Label honcho (and Luder guitarist, as it happens) Scott Hamilton was recently interviewed by Detroit’s Metro Times about how he manages to thrive where so many others have succumbed to the likes of internet piracy, generational disinterest in rock, and so on. Pretty fascinating read, but before you click over, make sure you’ve got the skinny on the gig Saturday, because you don’t want to miss it.
Since many folks have been asking us for a few years now, we have finally caved in… So here it is in all its glory, a full blown SSR Showcase in the state that we actually live in. We have put together a top notch line up which features the return of New Jersey’s Halfway To Gone for the first time since 2005! Come early, stay late… The Magic Stick is great venue, and the drinks will be flowing at reasonable prices too… It should be an epic evening of rawk… Hell, we might even have copies of the new album from Five Horse Johnson at the show too.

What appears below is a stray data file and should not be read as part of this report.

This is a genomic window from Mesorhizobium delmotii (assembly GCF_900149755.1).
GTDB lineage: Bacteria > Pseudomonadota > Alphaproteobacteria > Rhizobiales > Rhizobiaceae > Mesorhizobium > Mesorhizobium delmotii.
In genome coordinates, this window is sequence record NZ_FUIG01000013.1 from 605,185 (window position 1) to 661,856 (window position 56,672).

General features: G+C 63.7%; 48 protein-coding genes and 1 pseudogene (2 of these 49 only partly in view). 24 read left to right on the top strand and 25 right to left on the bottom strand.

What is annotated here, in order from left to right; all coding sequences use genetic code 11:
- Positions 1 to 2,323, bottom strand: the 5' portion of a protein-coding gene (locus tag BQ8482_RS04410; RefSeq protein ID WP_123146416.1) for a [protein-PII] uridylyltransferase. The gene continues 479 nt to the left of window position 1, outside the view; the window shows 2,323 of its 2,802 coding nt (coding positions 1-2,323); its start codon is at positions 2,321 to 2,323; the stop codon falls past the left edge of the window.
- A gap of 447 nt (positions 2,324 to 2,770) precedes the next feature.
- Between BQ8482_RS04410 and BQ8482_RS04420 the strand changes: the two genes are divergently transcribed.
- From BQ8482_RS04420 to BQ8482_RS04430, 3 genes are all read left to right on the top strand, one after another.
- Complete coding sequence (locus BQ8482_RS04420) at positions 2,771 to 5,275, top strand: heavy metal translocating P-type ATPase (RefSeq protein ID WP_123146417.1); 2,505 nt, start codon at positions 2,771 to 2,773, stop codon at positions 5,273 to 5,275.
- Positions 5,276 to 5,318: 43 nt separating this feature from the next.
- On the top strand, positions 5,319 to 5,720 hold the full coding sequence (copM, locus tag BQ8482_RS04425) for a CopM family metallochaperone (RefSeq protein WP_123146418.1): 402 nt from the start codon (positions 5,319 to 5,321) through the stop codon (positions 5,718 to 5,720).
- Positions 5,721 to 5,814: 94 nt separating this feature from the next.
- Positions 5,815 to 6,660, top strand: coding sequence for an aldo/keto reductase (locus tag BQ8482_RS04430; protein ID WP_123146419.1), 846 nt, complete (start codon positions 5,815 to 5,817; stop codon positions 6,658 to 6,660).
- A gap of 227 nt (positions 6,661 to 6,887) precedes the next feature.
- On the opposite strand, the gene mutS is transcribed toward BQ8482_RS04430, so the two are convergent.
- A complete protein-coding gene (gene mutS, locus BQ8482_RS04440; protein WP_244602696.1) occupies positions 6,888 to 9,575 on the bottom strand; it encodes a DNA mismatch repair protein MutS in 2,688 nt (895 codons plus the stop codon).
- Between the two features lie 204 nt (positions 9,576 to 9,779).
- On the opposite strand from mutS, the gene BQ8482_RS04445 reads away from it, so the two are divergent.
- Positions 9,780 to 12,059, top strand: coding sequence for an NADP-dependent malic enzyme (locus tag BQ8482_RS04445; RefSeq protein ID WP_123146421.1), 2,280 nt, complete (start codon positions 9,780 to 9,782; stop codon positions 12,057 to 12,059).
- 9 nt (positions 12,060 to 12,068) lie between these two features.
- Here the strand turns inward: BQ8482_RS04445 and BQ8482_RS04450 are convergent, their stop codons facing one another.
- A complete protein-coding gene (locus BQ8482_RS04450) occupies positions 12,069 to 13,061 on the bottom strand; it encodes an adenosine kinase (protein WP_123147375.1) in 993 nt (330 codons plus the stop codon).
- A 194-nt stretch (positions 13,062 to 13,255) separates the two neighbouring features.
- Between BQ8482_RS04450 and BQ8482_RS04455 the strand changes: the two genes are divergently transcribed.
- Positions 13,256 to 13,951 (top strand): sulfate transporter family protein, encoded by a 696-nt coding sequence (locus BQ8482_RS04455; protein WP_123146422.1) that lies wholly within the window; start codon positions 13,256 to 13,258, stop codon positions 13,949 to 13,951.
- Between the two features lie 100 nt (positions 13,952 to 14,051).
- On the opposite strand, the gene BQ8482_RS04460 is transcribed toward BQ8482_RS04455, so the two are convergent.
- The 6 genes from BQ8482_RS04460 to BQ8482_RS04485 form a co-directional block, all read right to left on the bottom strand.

Halfway To Gone (Long Branch, NJ) Five Horse Johnson (Toledo, OH) Sasquatch (Los Angeles, CA) Freedom Hawk (Virginia Beach, VA) Luder (Ferndale, MI)
Doors: 7pm Tickets: $10.00
The Fine folks over at Tito’s Vodka are helping us and the Magic Stick will have Tito’s Drink Specials All Night!
The loot was manifold. Priority Mail flat-rate boxes spread across a long table in a dining room, packed full of old promos from years past. Many of them were familiar to me — sleeves of this or that label release, jewel case demos from just a few years back when such a thing didn’t seem outlandish. Bent-corner digipaks, some of records I’ve known, enjoyed, reviewed, or put on an office shelf to languish, and many others unfamiliar, new names, or older releases from recognizable purveyors of the peculiar styles that were once lumped under the general banner of the old StonerRock.com.